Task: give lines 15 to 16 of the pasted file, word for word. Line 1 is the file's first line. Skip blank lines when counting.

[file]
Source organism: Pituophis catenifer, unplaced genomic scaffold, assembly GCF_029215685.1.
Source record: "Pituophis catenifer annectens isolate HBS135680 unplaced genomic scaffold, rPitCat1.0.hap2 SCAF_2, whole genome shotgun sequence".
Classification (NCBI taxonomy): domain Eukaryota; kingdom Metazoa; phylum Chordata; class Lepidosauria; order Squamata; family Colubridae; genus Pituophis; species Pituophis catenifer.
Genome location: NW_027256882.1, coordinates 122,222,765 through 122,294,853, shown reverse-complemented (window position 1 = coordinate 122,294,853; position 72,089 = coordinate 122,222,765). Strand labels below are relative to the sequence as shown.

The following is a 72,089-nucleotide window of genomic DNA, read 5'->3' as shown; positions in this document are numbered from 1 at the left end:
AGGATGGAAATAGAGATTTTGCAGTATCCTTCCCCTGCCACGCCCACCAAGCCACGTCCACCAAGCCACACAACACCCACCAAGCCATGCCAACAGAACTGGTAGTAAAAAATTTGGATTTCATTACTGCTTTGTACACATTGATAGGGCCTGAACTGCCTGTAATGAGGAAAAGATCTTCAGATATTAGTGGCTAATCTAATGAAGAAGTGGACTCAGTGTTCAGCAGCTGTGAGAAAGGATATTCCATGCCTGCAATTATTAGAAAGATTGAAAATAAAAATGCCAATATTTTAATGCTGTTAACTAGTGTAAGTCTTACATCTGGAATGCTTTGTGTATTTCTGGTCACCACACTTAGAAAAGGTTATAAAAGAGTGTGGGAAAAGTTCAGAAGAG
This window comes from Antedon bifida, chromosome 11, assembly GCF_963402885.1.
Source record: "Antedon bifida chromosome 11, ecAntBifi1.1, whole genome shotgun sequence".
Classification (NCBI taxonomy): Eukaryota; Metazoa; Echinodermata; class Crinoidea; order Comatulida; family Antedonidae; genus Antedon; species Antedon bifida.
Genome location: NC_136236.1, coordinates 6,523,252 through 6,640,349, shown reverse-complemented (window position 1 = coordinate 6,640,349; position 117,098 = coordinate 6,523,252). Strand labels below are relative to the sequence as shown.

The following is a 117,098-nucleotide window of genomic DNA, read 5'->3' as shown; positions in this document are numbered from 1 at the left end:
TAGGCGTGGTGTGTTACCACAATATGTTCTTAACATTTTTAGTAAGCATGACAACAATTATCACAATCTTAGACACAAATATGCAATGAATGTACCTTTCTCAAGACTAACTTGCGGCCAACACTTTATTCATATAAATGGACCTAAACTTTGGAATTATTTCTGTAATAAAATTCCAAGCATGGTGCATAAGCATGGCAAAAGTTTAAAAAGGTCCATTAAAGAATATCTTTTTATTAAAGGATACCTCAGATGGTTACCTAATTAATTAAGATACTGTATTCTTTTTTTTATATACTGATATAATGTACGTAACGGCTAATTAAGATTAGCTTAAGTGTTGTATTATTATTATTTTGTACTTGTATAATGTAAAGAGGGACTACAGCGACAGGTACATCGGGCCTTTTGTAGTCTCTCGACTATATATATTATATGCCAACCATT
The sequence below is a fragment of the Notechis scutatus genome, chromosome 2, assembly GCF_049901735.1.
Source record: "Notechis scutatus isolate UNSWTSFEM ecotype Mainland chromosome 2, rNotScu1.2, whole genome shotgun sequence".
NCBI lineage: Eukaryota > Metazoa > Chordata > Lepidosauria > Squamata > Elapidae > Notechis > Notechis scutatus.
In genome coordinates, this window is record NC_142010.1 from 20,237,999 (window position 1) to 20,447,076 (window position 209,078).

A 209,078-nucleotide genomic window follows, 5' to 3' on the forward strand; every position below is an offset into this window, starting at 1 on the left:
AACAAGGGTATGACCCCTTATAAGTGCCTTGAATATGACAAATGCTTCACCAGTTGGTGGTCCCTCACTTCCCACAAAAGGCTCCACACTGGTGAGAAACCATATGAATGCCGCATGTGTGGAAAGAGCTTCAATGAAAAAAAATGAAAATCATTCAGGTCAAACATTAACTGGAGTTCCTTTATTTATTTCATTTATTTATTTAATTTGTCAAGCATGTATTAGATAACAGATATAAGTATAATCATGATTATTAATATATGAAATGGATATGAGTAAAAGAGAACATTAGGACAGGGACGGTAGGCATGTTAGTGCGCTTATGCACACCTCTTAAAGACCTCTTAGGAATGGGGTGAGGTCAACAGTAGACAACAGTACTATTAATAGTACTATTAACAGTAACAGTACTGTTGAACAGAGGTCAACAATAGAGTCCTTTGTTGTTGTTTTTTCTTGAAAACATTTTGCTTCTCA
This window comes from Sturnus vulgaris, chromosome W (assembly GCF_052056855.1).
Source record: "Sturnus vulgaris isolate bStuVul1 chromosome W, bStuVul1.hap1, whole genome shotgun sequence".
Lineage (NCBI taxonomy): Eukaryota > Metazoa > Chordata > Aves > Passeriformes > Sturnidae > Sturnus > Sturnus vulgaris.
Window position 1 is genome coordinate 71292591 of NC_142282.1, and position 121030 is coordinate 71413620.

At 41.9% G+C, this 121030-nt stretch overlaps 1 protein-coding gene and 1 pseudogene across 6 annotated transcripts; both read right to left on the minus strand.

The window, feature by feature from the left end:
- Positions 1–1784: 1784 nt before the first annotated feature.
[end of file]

NCBI lineage: Eukaryota > Metazoa > Chordata > Lepidosauria > Squamata > Elapidae > Notechis > Notechis scutatus.
In genome coordinates, this window is record NC_142010.1 from 20,237,999 (window position 1) to 20,447,076 (window position 209,078).